> It seems it is very new and it does not work out of the box,
    > at least for me. Alternatively, which Web-based test framework
    > (Fitnless-like) would you suggest for Python?
    >
    > The question is of course open to everybody having expertise
    > in the area.
    > </remark having nothing to do with the original question>


    I use ZWiki because four years ago when we tried to set up an
    Intranet at Kaval, we got Zope and ZWiki working very easily
    with little effort.

    Then we tried to build on that, and improve things, and write
    our own products, and we encountered what seemed like a very
    tall and steep learning curve with Zope. We never got a whole
    lot further with it, but it remains for me one of the simplest
    combinations of things available to get a wiki set up
    quickly (i.e. a couple of minutes of work, post installation).

    You'll notice, perhaps, that I'm using a fairly old version
    of ZWiki. I'm loath to update, at this point, partly because
    "it's working" and partly because I try to make as few changes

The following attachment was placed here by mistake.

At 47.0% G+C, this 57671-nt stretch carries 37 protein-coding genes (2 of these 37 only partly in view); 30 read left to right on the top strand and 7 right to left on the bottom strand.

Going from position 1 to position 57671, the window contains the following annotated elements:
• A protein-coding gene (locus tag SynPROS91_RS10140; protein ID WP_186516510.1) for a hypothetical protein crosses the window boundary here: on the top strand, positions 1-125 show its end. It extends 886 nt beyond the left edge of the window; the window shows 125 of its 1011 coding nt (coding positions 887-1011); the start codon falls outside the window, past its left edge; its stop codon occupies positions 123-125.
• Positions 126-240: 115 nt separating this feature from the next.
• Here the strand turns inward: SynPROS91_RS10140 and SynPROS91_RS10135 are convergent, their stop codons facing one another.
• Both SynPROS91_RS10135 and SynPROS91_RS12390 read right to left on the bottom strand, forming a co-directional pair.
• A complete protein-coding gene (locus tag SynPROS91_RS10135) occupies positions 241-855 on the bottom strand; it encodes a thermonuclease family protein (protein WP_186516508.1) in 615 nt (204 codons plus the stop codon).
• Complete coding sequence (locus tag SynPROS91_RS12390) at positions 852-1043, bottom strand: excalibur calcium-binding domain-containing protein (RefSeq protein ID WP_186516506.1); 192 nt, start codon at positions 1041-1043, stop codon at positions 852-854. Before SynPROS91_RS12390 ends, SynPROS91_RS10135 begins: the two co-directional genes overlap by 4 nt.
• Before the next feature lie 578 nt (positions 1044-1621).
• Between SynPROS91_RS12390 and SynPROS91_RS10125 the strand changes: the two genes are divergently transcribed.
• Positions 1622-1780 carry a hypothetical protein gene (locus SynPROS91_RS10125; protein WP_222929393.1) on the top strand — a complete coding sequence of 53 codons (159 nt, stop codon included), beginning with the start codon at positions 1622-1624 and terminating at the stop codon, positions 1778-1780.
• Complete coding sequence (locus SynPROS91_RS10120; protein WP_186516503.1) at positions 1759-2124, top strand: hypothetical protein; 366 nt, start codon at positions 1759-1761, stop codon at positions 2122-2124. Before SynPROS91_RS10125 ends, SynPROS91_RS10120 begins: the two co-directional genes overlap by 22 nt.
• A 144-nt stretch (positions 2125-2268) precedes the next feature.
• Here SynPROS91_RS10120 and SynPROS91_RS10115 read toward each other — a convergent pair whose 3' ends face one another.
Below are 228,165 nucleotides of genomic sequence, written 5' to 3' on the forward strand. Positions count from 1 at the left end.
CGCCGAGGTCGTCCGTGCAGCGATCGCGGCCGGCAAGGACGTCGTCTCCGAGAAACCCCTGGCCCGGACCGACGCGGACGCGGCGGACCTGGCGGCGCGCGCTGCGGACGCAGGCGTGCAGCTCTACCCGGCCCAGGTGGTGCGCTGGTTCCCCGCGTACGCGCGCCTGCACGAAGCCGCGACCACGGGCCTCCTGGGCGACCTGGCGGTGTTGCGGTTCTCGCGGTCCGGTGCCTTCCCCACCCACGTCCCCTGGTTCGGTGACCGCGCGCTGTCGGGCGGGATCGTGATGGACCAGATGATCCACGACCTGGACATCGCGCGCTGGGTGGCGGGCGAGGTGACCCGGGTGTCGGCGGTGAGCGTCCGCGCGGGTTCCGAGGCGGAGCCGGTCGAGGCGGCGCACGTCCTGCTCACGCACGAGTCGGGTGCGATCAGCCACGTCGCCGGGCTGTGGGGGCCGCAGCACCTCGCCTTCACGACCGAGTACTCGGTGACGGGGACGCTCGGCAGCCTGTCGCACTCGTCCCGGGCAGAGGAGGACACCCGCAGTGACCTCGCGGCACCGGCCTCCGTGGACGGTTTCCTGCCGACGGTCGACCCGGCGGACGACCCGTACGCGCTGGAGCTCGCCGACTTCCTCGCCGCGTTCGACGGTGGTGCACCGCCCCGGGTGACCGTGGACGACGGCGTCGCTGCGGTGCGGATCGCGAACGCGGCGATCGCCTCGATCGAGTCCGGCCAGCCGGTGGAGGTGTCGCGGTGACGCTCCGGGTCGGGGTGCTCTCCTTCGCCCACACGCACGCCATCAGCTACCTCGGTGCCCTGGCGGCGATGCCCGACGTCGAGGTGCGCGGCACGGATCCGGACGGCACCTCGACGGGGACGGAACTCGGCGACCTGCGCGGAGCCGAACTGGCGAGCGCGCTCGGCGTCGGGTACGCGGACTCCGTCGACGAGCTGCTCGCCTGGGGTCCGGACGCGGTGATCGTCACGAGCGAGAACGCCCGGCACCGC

as possible to anything we do with Zope, including attempting
    to figure out how to get the "new" testing framework working.
    (I say "new" because of course I'm now way behind the times
    in this area and most others of Zope.) I'm not particularly
    surprised to hear that you didn't get it working yourself.

    -Peter
     
    Peter Hansen, Apr 25, 2004
    #9
  10. Re: ZWiki and FitTests (was Re: Richards bench benchmark)

    Peter Hansen <> wrote in message news:<>...
    > I use ZWiki because four years ago when we tried to set up an
    > Intranet at Kaval, we got Zope and ZWiki working very easily
    > with little effort.
    >
    > Then we tried to build on that, and improve things, and write
    > our own products, and we encountered what seemed like a very
    > tall and steep learning curve with Zope. We never got a whole